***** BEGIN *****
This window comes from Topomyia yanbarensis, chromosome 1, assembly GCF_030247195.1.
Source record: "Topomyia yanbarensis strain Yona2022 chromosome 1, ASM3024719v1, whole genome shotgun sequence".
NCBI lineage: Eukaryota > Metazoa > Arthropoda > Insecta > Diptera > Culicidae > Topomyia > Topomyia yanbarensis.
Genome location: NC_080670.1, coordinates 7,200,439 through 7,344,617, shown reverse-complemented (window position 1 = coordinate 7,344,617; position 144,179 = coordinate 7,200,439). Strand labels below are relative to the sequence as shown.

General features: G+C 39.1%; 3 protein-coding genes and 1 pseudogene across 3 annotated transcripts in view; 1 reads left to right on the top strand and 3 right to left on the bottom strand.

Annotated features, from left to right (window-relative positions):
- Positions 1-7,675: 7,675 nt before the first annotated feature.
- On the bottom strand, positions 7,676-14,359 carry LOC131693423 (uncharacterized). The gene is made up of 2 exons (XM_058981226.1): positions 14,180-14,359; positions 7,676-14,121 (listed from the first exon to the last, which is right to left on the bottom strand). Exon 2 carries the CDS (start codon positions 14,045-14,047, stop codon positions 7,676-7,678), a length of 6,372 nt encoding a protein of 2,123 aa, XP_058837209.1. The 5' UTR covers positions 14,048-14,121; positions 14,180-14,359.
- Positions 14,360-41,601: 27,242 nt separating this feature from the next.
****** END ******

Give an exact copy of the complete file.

This window comes from Topomyia yanbarensis, chromosome 1, assembly GCF_030247195.1.
Source record: "Topomyia yanbarensis strain Yona2022 chromosome 1, ASM3024719v1, whole genome shotgun sequence".
NCBI lineage: Eukaryota > Metazoa > Arthropoda > Insecta > Diptera > Culicidae > Topomyia > Topomyia yanbarensis.
Genome location: NC_080670.1, coordinates 7,200,439 through 7,344,617, shown reverse-complemented (window position 1 = coordinate 7,344,617; position 144,179 = coordinate 7,200,439). Strand labels below are relative to the sequence as shown.

General features: G+C 39.1%; 3 protein-coding genes and 1 pseudogene across 3 annotated transcripts in view; 1 reads left to right on the top strand and 3 right to left on the bottom strand.

Annotated features, from left to right (window-relative positions):
- Positions 1-7,675: 7,675 nt before the first annotated feature.
- On the bottom strand, positions 7,676-14,359 carry LOC131693423 (uncharacterized). The gene is made up of 2 exons (XM_058981226.1): positions 14,180-14,359; positions 7,676-14,121 (listed from the first exon to the last, which is right to left on the bottom strand). Exon 2 carries the CDS (start codon positions 14,045-14,047, stop codon positions 7,676-7,678), a length of 6,372 nt encoding a protein of 2,123 aa, XP_058837209.1. The 5' UTR covers positions 14,048-14,121; positions 14,180-14,359.
- Positions 14,360-41,601: 27,242 nt separating this feature from the next.